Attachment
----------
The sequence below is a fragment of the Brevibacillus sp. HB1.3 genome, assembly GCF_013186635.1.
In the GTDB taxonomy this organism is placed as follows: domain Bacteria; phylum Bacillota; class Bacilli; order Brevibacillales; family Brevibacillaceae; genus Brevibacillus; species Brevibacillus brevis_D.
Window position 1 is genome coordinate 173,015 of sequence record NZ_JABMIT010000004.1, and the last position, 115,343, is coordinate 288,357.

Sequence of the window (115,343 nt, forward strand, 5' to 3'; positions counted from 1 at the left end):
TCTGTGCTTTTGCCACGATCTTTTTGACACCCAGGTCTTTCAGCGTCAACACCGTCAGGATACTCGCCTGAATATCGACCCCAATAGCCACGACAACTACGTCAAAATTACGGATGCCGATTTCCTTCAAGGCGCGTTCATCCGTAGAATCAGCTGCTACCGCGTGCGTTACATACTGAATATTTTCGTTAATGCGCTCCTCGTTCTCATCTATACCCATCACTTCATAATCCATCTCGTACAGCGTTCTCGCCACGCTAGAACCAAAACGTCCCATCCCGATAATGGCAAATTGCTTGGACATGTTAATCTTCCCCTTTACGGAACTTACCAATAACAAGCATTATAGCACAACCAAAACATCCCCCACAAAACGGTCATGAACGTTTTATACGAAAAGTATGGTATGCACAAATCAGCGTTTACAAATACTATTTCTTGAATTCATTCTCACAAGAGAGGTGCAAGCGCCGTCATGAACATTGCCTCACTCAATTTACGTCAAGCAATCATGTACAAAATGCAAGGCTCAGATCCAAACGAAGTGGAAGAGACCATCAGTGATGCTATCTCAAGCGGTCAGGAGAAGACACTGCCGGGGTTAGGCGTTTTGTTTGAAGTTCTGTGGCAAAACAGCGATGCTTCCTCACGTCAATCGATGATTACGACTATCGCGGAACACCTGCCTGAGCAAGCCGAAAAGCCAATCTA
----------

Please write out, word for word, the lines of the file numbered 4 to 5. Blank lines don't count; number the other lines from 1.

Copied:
Sequence of the window (115,343 nt, forward strand, 5' to 3'; positions counted from 1 at the left end):
TCTGTGCTTTTGCCACGATCTTTTTGACACCCAGGTCTTTCAGCGTCAACACCGTCAGGATACTCGCCTGAATATCGACCCCAATAGCCACGACAACTACGTCAAAATTACGGATGCCGATTTCCTTCAAGGCGCGTTCATCCGTAGAATCAGCTGCTACCGCGTGCGTTACATACTGAATATTTTCGTTAATGCGCTCCTCGTTCTCATCTATACCCATCACTTCATAATCCATCTCGTACAGCGTTCTCGCCACGCTAGAACCAAAACGTCCCATCCCGATAATGGCAAATTGCTTGGACATGTTAATCTTCCCCTTTACGGAACTTACCAATAACAAGCATTATAGCACAACCAAAACATCCCCCACAAAACGGTCATGAACGTTTTATACGAAAAGTATGGTATGCACAAATCAGCGTTTACAAATACTATTTCTTGAATTCATTCTCACAAGAGAGGTGCAAGCGCCGTCATGAACATTGCCTCACTCAATTTACGTCAAGCAATCATGTACAAAATGCAAGGCTCAGATCCAAACGAAGTGGAAGAGACCATCAGTGATGCTATCTCAAGCGGTCAGGAGAAGACACTGCCGGGGTTAGGCGTTTTGTTTGAAGTTCTGTGGCAAAACAGCGATGCTTCCTCACGTCAATCGATGATTACGACTATCGCGGAACACCTGCCTGAGCAAGCCGAAAAGCCAATCTA